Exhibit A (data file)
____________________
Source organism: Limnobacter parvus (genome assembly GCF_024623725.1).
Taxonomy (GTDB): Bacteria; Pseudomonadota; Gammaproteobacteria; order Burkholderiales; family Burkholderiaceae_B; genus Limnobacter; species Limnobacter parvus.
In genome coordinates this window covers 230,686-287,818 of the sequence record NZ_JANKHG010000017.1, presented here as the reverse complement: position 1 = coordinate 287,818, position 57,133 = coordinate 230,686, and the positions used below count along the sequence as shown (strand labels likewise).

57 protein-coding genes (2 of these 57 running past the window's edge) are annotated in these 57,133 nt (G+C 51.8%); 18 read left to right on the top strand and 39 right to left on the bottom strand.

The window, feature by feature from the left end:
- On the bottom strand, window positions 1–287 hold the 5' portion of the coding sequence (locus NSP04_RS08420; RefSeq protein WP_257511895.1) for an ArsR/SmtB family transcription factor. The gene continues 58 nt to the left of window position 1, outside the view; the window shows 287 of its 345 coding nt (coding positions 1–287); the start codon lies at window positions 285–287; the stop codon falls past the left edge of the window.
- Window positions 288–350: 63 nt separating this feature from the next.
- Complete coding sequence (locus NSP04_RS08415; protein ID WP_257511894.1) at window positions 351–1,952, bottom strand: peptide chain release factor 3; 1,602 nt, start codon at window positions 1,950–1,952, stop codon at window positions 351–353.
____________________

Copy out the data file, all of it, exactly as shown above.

Source organism: Limnobacter parvus (genome assembly GCF_024623725.1).
Taxonomy (GTDB): Bacteria; Pseudomonadota; Gammaproteobacteria; order Burkholderiales; family Burkholderiaceae_B; genus Limnobacter; species Limnobacter parvus.
In genome coordinates this window covers 230,686-287,818 of the sequence record NZ_JANKHG010000017.1, presented here as the reverse complement: position 1 = coordinate 287,818, position 57,133 = coordinate 230,686, and the positions used below count along the sequence as shown (strand labels likewise).

57 protein-coding genes (2 of these 57 running past the window's edge) are annotated in these 57,133 nt (G+C 51.8%); 18 read left to right on the top strand and 39 right to left on the bottom strand.

The window, feature by feature from the left end:
- On the bottom strand, window positions 1–287 hold the 5' portion of the coding sequence (locus NSP04_RS08420; RefSeq protein WP_257511895.1) for an ArsR/SmtB family transcription factor. The gene continues 58 nt to the left of window position 1, outside the view; the window shows 287 of its 345 coding nt (coding positions 1–287); the start codon lies at window positions 285–287; the stop codon falls past the left edge of the window.
- Window positions 288–350: 63 nt separating this feature from the next.
- Complete coding sequence (locus NSP04_RS08415; protein ID WP_257511894.1) at window positions 351–1,952, bottom strand: peptide chain release factor 3; 1,602 nt, start codon at window positions 1,950–1,952, stop codon at window positions 351–353.